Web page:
Midsole Midlife Crisis

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Silverclaws2

Nomad
Dec 30, 2019
254
122
53
Devon
In investigating just why a little used pair of Raichle Mountain Trail GTX boots are experiencing a disintegrating midsole unit I happened upon the linked article describing why the midsole disintegrates on boots that might not even be used, to consider yep Hydrolysis seems to be the cause of the death of mine, to know through reading various on here I am not the only one that is experiencing or has experienced this problem.


To say given the deterioration of the Raichles and the fact that my mid 80's Boots Combat Highs have become less than comfortable to wear , I am forced to be in the market for a new pair of boots. To in my case due to narrow feet need to have them properly fitted to have a manufacturer in mind, to just be waiting until I am able to visit a certain real live high street shop, I am thus forced for now to yet again attend to the Raichle's with Stormsure and Klebfest glues, where if successful with this gluing, they should last about six months before I would have to glue them up again where before six months are up I hope to have new boots.

But anyway I now know why the Raichle's have let me down.
 

C_Claycomb

Mod
Mod
Oct 6, 2003
6,494
1,456
Bedfordshire
Funny you mention it, I just received my tube of shoe repair glue and had at my Meindl boots today. Don't hold much hope for them though, the entire heel area of one has separated and the midsole is powdering. They were bought in 2004 or so, started falling apart in May 2019.

Sorry you are in the same boat without easy access to new footwear!

Guy at work had it happen to his safety shoes, we could track him around the office by the trail of little bits of crumbly rubber he left behind.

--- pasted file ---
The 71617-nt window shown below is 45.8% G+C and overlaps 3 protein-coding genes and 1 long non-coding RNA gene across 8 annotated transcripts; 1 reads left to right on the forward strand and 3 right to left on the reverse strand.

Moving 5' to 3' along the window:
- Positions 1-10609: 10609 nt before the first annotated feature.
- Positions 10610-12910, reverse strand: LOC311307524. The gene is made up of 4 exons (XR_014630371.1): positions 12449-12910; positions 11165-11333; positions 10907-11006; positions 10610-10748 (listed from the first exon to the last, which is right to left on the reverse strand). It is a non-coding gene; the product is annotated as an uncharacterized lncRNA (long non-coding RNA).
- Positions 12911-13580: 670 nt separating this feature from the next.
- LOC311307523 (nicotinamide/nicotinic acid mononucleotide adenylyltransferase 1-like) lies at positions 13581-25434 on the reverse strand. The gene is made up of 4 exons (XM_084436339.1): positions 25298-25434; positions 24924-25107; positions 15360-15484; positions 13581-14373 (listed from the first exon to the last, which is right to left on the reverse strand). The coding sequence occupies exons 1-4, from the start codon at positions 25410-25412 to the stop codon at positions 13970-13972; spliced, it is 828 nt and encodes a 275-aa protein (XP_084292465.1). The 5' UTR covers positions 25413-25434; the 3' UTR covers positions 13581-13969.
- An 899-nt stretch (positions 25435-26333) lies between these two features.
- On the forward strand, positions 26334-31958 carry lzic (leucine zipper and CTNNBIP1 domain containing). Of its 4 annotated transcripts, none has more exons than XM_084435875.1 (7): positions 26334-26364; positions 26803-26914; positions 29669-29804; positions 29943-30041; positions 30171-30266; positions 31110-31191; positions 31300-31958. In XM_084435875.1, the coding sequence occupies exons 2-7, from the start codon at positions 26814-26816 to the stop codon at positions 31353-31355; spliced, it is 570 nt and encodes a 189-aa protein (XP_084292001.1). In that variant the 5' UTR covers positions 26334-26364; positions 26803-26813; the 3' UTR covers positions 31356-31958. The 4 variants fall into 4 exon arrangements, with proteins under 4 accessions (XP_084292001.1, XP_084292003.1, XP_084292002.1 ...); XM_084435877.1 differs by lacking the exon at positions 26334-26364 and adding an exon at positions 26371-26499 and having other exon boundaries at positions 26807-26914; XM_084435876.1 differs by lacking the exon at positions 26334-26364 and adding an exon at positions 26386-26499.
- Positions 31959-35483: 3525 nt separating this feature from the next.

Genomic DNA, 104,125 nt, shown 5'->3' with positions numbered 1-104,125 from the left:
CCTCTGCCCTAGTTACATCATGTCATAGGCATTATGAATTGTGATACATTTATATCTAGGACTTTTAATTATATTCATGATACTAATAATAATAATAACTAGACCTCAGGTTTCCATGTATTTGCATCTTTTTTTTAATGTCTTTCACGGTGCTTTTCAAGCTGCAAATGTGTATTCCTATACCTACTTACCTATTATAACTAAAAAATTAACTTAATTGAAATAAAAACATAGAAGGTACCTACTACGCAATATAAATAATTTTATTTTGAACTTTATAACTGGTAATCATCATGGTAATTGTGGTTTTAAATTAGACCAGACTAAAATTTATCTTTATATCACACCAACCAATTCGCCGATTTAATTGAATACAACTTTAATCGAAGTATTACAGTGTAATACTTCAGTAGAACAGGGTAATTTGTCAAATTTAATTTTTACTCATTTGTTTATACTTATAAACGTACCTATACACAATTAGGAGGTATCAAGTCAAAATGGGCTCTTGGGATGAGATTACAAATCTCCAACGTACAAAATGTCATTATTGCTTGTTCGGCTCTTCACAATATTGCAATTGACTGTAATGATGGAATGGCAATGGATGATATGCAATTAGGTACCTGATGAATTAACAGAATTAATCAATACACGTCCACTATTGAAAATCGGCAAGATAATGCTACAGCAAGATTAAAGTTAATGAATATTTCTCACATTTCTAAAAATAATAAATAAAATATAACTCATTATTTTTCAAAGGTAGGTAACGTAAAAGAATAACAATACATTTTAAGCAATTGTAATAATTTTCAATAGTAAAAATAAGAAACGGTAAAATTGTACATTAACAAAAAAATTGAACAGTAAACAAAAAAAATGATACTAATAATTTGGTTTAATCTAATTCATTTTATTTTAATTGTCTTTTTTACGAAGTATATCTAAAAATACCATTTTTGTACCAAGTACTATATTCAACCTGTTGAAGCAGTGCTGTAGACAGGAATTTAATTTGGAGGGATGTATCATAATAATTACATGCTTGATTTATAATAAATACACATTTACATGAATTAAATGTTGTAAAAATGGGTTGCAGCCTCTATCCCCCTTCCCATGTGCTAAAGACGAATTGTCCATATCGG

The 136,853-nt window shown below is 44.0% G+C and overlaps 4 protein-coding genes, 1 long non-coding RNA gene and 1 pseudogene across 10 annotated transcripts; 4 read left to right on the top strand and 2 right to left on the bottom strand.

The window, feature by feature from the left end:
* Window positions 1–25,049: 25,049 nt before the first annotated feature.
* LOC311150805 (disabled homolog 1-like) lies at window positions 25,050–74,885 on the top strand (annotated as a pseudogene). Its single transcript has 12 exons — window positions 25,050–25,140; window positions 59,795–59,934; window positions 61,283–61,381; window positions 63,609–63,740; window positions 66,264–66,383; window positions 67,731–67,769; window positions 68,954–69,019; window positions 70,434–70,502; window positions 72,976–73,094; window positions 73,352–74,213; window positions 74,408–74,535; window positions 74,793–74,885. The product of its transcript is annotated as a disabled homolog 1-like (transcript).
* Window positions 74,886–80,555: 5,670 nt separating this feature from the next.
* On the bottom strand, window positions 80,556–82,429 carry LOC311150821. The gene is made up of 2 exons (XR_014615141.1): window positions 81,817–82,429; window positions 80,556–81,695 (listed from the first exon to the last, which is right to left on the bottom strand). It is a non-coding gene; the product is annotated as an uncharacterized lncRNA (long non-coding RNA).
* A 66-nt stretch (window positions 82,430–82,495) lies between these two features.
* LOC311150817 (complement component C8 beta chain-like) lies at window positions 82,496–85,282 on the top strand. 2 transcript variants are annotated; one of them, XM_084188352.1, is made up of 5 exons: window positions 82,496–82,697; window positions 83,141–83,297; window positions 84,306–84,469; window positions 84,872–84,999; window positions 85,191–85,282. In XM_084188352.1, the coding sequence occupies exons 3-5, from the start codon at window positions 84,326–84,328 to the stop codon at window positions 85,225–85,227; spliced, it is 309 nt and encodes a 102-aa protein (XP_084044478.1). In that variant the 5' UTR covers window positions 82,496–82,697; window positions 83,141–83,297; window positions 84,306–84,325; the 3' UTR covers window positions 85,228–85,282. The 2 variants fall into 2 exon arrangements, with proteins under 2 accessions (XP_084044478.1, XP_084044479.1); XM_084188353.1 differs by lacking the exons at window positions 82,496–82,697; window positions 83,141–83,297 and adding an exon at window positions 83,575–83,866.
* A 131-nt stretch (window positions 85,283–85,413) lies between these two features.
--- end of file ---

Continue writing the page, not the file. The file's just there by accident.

I took photos of it when it happened to a pair of Merrel/LLBean boots bought some time in 1998 and having worn the sole rather smooth they were boxed and found to have gone crumbly in 2013.
Starts like this:
IMG_8619.JPG

and a flex later, looked like this.
IMG_8626.JPG
 

TLM

Native
Nov 16, 2019
1,694
755
Vantaa, Finland
That kind of hydrolysis only affects certain PUs. I still wonder why the outsole needs to have any compression flex as that could as well be built into the insole that could easily be changed and or tailored to one's foot.
 
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Silverclaws2

Nomad
Dec 30, 2019
254
122
53
Devon
If you have narrow feet especially in the heal try Scarpa Terra GTX
Nah narrow fore foot, have had Scarpa's, the Manta's and they were too wide. Will be looking Alt-Berg were at least I know resoling won't be a problem as the factory claims they keep the lasts.
 

Silverclaws2

Nomad
Dec 30, 2019
254
122
53
Devon
Funny you mention it, I just received my tube of shoe repair glue and had at my Meindl boots today. Don't hold much hope for them though, the entire heel area of one has separated and the midsole is powdering. They were bought in 2004 or so, started falling apart in May 2019.

Sorry you are in the same boat without easy access to new footwear!

Guy at work had it happen to his safety shoes, we could track him around the office by the trail of little bits of crumbly rubber he left behind.